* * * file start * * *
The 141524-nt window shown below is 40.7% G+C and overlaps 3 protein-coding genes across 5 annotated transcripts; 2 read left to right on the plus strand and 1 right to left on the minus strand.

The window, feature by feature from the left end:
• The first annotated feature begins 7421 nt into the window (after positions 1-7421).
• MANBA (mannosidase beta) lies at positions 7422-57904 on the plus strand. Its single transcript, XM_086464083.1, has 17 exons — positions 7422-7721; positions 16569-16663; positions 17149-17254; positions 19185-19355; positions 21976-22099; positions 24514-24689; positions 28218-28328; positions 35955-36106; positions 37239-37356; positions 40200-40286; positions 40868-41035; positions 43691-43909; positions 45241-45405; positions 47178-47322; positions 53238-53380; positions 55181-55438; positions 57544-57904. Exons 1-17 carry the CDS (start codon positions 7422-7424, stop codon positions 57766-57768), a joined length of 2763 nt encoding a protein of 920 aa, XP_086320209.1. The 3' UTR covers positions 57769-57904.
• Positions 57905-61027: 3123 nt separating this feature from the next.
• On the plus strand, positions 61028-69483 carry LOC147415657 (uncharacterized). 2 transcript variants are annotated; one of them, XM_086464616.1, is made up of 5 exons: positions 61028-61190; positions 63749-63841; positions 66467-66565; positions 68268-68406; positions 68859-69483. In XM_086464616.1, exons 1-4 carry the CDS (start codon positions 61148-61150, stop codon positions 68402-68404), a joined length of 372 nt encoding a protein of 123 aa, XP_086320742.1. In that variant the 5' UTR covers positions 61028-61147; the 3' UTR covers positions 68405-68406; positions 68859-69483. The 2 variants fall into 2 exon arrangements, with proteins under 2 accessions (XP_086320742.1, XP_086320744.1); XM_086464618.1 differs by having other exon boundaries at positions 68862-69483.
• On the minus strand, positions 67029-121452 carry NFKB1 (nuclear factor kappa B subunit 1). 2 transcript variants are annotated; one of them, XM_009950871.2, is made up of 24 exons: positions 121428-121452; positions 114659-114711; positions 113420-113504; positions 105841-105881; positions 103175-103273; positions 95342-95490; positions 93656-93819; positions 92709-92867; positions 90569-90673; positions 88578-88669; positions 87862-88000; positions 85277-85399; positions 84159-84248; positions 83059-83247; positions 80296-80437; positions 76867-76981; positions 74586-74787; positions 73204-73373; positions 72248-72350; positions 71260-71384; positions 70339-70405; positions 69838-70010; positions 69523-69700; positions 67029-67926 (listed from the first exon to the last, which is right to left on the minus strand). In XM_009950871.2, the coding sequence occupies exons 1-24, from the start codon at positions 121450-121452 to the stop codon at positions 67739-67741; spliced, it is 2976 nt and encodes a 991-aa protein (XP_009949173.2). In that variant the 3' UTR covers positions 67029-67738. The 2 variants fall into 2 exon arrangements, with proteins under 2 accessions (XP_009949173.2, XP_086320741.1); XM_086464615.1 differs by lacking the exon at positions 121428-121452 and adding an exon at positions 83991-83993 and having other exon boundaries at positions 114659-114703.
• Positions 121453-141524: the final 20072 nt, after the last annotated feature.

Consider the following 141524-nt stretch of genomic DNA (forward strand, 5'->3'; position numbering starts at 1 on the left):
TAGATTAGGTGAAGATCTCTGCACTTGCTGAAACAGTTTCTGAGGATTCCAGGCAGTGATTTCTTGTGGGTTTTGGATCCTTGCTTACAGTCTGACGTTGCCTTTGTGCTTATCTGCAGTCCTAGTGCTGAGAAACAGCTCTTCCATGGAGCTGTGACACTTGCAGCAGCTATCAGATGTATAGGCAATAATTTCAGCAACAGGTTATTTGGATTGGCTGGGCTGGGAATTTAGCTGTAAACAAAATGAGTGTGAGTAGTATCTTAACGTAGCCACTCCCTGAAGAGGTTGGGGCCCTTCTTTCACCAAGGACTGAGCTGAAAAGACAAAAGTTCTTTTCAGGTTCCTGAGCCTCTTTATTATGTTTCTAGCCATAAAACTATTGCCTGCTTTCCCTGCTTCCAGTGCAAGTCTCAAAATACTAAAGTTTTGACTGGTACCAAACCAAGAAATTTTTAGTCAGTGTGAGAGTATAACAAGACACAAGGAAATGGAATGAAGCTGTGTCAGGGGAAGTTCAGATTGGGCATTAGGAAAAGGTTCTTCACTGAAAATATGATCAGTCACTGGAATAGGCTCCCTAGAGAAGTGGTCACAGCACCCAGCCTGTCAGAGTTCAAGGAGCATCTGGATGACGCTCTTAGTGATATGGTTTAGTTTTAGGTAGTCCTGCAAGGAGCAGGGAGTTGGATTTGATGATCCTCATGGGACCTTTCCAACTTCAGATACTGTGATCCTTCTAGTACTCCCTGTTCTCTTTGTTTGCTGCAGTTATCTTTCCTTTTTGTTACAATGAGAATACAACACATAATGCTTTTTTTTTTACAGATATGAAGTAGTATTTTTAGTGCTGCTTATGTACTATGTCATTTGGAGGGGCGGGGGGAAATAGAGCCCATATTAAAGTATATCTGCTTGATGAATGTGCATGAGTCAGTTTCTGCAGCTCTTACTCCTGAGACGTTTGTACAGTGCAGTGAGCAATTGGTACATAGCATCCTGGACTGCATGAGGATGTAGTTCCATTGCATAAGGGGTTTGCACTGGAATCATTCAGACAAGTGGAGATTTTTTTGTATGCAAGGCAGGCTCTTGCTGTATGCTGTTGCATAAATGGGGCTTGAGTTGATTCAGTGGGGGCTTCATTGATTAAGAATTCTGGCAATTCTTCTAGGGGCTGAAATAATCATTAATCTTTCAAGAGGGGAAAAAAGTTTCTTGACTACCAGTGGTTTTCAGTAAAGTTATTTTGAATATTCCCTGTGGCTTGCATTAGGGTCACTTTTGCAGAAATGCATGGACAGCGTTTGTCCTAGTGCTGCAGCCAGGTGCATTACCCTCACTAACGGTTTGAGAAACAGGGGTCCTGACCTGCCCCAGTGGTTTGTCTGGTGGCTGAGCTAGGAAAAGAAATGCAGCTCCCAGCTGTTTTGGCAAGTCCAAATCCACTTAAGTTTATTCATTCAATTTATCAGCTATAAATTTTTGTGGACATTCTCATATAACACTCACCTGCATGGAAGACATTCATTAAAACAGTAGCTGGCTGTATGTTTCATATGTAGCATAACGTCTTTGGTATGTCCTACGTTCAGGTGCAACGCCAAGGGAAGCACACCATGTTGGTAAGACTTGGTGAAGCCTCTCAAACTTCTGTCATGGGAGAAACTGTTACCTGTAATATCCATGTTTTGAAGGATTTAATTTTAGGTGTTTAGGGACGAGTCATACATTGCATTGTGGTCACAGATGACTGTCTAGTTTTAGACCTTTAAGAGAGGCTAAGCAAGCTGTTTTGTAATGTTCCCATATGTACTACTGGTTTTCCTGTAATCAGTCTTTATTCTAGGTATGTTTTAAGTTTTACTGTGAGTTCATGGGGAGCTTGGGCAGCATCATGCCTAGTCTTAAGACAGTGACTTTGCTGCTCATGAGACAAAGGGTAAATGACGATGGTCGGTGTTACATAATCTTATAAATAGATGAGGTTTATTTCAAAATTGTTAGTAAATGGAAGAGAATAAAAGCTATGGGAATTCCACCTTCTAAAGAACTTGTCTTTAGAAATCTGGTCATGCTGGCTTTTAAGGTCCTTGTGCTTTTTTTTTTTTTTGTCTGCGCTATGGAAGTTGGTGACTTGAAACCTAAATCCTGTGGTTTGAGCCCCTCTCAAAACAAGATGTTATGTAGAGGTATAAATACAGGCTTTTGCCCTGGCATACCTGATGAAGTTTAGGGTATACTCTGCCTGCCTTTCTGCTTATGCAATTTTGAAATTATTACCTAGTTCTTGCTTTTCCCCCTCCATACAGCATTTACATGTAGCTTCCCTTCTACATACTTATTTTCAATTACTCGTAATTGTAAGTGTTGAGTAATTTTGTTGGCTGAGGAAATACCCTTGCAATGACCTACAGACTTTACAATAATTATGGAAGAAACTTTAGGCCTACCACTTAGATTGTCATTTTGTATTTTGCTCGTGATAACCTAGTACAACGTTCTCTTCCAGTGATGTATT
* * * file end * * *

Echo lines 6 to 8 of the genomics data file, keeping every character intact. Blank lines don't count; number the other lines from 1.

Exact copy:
• On the plus strand, positions 61028-69483 carry LOC147415657 (uncharacterized). 2 transcript variants are annotated; one of them, XM_086464616.1, is made up of 5 exons: positions 61028-61190; positions 63749-63841; positions 66467-66565; positions 68268-68406; positions 68859-69483. In XM_086464616.1, exons 1-4 carry the CDS (start codon positions 61148-61150, stop codon positions 68402-68404), a joined length of 372 nt encoding a protein of 123 aa, XP_086320742.1. In that variant the 5' UTR covers positions 61028-61147; the 3' UTR covers positions 68405-68406; positions 68859-69483. The 2 variants fall into 2 exon arrangements, with proteins under 2 accessions (XP_086320742.1, XP_086320744.1); XM_086464618.1 differs by having other exon boundaries at positions 68862-69483.
• On the minus strand, positions 67029-121452 carry NFKB1 (nuclear factor kappa B subunit 1). 2 transcript variants are annotated; one of them, XM_009950871.2, is made up of 24 exons: positions 121428-121452; positions 114659-114711; positions 113420-113504; positions 105841-105881; positions 103175-103273; positions 95342-95490; positions 93656-93819; positions 92709-92867; positions 90569-90673; positions 88578-88669; positions 87862-88000; positions 85277-85399; positions 84159-84248; positions 83059-83247; positions 80296-80437; positions 76867-76981; positions 74586-74787; positions 73204-73373; positions 72248-72350; positions 71260-71384; positions 70339-70405; positions 69838-70010; positions 69523-69700; positions 67029-67926 (listed from the first exon to the last, which is right to left on the minus strand). In XM_009950871.2, the coding sequence occupies exons 1-24, from the start codon at positions 121450-121452 to the stop codon at positions 67739-67741; spliced, it is 2976 nt and encodes a 991-aa protein (XP_009949173.2). In that variant the 3' UTR covers positions 67029-67738. The 2 variants fall into 2 exon arrangements, with proteins under 2 accessions (XP_009949173.2, XP_086320741.1); XM_086464615.1 differs by lacking the exon at positions 121428-121452 and adding an exon at positions 83991-83993 and having other exon boundaries at positions 114659-114703.
• Positions 121453-141524: the final 20072 nt, after the last annotated feature.